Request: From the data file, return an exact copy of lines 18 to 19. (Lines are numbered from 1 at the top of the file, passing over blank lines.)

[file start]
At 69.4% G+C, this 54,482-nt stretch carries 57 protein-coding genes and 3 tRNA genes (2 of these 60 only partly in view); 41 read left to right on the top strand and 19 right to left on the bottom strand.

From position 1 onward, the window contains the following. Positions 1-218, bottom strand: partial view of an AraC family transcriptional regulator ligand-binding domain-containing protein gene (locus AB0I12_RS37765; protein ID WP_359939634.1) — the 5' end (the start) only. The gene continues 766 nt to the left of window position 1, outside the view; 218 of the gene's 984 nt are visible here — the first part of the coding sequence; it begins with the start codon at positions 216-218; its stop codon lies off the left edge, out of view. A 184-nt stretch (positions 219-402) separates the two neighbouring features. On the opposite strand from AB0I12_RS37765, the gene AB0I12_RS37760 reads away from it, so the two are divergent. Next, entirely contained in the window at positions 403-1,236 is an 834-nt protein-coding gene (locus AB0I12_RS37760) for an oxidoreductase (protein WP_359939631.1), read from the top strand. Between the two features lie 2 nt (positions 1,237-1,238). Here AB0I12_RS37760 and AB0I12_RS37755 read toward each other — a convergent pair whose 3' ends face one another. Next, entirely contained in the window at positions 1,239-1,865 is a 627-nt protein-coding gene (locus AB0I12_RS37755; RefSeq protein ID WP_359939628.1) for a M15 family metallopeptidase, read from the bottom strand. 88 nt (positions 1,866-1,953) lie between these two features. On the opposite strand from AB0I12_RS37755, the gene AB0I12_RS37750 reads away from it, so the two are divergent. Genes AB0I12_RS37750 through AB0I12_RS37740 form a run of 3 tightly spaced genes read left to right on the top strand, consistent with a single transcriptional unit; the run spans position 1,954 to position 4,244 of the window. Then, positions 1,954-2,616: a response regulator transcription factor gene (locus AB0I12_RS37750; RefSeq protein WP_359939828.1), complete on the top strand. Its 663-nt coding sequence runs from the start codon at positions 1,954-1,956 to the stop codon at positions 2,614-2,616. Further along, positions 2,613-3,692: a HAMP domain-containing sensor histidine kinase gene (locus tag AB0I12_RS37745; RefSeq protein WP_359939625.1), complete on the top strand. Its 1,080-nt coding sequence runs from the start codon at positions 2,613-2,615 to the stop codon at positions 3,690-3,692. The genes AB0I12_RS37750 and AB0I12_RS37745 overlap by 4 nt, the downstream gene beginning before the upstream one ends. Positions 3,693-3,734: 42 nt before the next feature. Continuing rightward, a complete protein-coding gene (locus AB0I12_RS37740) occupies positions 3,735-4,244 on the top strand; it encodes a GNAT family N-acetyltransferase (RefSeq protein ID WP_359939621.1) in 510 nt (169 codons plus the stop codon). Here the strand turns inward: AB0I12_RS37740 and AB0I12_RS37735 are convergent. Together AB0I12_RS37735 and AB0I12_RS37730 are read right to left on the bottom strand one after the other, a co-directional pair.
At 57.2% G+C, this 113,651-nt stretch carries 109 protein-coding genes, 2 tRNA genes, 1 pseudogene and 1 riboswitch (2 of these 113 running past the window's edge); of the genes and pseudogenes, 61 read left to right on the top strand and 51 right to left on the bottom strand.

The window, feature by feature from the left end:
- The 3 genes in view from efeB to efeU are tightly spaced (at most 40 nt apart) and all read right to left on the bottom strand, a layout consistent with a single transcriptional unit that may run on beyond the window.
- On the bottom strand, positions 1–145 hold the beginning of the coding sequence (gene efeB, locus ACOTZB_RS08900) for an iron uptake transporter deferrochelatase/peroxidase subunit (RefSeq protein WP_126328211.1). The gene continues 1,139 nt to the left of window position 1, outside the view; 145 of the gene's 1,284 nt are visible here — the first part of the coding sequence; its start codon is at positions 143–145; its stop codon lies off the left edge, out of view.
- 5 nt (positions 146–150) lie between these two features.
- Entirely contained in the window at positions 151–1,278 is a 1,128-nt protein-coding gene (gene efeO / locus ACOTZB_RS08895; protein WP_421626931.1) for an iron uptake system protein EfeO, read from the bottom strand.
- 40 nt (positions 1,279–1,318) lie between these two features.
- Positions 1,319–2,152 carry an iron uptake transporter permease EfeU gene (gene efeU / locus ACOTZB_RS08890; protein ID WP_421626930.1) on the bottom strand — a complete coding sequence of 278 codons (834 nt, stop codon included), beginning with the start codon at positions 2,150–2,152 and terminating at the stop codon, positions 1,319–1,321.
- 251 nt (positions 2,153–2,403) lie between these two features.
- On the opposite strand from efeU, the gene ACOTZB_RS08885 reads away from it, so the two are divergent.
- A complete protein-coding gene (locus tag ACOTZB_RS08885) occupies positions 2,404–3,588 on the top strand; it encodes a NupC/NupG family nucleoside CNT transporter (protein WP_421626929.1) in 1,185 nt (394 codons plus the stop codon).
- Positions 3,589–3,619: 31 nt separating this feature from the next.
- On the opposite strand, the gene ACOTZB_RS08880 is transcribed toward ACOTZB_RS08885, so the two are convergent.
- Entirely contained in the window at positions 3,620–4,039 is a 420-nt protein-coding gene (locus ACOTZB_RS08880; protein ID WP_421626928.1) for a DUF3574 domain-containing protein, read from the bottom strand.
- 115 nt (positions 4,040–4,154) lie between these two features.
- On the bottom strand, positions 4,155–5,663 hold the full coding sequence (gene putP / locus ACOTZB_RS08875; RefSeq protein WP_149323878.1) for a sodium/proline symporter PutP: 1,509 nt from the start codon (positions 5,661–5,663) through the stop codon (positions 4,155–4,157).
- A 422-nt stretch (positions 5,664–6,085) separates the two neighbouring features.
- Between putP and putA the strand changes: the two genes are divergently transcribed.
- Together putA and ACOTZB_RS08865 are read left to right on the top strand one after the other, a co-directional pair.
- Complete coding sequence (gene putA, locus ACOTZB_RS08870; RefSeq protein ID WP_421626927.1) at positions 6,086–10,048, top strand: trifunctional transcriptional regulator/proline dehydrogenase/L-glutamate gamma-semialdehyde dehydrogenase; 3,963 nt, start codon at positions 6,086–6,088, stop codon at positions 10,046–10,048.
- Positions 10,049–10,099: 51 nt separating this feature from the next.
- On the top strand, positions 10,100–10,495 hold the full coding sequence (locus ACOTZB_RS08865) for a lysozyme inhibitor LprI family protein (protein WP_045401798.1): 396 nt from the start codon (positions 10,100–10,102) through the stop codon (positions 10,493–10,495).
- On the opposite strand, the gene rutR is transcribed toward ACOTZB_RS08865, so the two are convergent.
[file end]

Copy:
- On the bottom strand, positions 4,155–5,663 hold the full coding sequence (gene putP / locus ACOTZB_RS08875; RefSeq protein WP_149323878.1) for a sodium/proline symporter PutP: 1,509 nt from the start codon (positions 5,661–5,663) through the stop codon (positions 4,155–4,157).
- A 422-nt stretch (positions 5,664–6,085) separates the two neighbouring features.